I first heard of Xenophon and Anabasis while at college, in Bl. John Henry Newman’s great book The Idea of a University. In this particular essay, Newman gives an illustration of a poor applicant for university studies by giving a dialogue between a student and a tutor. This student does indeed stumble through the interview, able to give a basic summary of events in Anabasis but unable to answer questions about the etymology of the title and its significance, basic Greek grammar, and other such things.
I graduated from university this past August, but I’m still uncertain what to make of the experience. As I’ve indicated elsewhere, I certainly did not receive an education, even if one limits my courses to my own major (Literature). Despite receiving a good grasp of English-language literature from about 1850 on, my school didn’t even offer many classes beyond that. No classes at all on Greek or Roman literature (in fact, there’s no classicist on the faculty), no classes on Medieval or Renaissance literature (except Dante and Shakespeare), and few on non-English language literature.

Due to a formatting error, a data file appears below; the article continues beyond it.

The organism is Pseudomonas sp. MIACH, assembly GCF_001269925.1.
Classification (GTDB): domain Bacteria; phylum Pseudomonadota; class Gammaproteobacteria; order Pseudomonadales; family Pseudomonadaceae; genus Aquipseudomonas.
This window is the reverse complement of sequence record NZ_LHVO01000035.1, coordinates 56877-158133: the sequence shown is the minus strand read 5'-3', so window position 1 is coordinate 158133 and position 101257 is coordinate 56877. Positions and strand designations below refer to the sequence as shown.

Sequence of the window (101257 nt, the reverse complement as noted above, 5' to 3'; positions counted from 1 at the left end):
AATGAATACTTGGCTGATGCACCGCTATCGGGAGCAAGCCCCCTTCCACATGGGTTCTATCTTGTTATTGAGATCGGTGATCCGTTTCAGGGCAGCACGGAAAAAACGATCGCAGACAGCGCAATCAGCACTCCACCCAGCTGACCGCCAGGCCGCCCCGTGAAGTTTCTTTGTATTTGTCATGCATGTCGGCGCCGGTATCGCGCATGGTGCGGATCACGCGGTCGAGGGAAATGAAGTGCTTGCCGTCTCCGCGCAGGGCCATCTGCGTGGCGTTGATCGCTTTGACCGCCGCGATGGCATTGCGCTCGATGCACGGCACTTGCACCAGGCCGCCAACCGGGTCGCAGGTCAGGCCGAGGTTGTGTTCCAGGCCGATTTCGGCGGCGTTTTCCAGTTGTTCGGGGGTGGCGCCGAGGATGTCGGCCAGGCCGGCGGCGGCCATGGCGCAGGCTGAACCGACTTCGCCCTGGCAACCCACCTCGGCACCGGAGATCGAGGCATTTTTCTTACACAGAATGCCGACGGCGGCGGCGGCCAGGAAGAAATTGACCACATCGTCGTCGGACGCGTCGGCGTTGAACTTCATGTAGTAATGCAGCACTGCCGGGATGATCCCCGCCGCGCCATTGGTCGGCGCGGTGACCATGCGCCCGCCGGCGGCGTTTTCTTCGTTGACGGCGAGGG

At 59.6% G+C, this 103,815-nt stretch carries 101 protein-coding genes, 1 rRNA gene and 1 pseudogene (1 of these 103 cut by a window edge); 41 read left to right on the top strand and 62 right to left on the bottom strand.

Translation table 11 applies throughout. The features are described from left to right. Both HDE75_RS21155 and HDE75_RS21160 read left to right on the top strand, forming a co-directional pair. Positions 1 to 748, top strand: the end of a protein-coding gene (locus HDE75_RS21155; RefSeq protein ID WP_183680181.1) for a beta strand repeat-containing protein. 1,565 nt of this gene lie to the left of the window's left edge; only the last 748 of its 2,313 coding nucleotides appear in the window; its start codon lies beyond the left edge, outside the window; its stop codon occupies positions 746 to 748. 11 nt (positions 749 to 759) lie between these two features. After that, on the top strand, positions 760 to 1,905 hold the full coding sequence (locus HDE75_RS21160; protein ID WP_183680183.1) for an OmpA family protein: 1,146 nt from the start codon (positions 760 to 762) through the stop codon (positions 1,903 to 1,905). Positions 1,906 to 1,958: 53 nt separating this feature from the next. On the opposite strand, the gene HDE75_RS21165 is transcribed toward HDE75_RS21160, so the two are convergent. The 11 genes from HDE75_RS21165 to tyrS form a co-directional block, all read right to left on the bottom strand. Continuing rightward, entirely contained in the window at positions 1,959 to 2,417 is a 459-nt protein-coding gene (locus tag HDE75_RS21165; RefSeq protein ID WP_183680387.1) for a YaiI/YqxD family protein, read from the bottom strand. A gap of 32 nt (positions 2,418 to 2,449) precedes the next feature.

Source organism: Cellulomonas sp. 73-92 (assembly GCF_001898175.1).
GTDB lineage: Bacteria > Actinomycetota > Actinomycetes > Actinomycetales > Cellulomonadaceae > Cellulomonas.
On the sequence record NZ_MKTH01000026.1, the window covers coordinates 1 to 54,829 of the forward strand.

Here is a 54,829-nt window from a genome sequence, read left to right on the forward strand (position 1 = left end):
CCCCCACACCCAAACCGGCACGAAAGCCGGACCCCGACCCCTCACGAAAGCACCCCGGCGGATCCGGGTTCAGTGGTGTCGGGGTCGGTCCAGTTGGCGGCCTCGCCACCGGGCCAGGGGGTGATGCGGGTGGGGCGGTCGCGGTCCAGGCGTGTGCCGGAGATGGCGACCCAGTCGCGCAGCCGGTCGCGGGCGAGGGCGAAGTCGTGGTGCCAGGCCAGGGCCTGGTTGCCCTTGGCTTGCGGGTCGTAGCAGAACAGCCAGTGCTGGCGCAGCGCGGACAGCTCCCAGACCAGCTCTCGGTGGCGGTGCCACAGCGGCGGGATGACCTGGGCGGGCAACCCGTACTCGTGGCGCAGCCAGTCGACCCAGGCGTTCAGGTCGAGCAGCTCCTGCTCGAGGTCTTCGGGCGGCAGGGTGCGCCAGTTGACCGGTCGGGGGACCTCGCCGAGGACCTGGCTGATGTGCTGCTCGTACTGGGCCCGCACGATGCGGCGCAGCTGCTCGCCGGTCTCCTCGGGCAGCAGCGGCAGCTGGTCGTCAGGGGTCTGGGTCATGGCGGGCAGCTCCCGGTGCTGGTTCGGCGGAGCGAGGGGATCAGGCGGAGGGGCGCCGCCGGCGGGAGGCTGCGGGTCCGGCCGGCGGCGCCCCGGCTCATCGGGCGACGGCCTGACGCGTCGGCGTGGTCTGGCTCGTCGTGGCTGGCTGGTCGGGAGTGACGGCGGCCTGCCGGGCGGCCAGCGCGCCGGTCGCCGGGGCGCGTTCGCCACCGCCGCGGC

I am wrapping up my third year of university, and am consequently in a reflective mood regarding my collegiate experience so far. Looking back on the classes I’ve taken, I cannot help but be amazed at what a waste most of them are. Now, it is better to know something than not know it, and there is much to be said about a broad-based education, but nonetheless of the thirty or so classes I have taken through this semester, only a handful are at all related to my field of study.